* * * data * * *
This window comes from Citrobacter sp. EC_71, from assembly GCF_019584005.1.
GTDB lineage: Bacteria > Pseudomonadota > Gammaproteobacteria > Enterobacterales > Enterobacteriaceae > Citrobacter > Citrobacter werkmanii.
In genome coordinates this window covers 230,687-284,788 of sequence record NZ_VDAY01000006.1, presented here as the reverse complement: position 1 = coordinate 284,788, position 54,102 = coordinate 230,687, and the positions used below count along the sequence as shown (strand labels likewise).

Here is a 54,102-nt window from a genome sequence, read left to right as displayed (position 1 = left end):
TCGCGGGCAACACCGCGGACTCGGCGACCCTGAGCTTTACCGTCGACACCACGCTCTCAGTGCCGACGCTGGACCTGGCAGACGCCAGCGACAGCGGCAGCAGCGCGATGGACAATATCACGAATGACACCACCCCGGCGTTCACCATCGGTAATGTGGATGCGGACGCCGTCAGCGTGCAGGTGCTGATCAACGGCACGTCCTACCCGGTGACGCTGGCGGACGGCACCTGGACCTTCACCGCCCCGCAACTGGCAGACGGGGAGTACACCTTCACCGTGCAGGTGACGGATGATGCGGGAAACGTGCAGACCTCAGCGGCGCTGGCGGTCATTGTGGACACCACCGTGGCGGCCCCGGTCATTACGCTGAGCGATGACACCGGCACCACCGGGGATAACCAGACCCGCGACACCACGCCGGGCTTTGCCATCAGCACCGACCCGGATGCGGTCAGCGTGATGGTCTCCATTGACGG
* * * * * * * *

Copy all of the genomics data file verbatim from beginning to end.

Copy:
This window comes from Citrobacter sp. EC_71, from assembly GCF_019584005.1.
GTDB lineage: Bacteria > Pseudomonadota > Gammaproteobacteria > Enterobacterales > Enterobacteriaceae > Citrobacter > Citrobacter werkmanii.
In genome coordinates this window covers 230,687-284,788 of sequence record NZ_VDAY01000006.1, presented here as the reverse complement: position 1 = coordinate 284,788, position 54,102 = coordinate 230,687, and the positions used below count along the sequence as shown (strand labels likewise).

Here is a 54,102-nt window from a genome sequence, read left to right as displayed (position 1 = left end):
TCGCGGGCAACACCGCGGACTCGGCGACCCTGAGCTTTACCGTCGACACCACGCTCTCAGTGCCGACGCTGGACCTGGCAGACGCCAGCGACAGCGGCAGCAGCGCGATGGACAATATCACGAATGACACCACCCCGGCGTTCACCATCGGTAATGTGGATGCGGACGCCGTCAGCGTGCAGGTGCTGATCAACGGCACGTCCTACCCGGTGACGCTGGCGGACGGCACCTGGACCTTCACCGCCCCGCAACTGGCAGACGGGGAGTACACCTTCACCGTGCAGGTGACGGATGATGCGGGAAACGTGCAGACCTCAGCGGCGCTGGCGGTCATTGTGGACACCACCGTGGCGGCCCCGGTCATTACGCTGAGCGATGACACCGGCACCACCGGGGATAACCAGACCCGCGACACCACGCCGGGCTTTGCCATCAGCACCGACCCGGATGCGGTCAGCGTGATGGTCTCCATTGACGG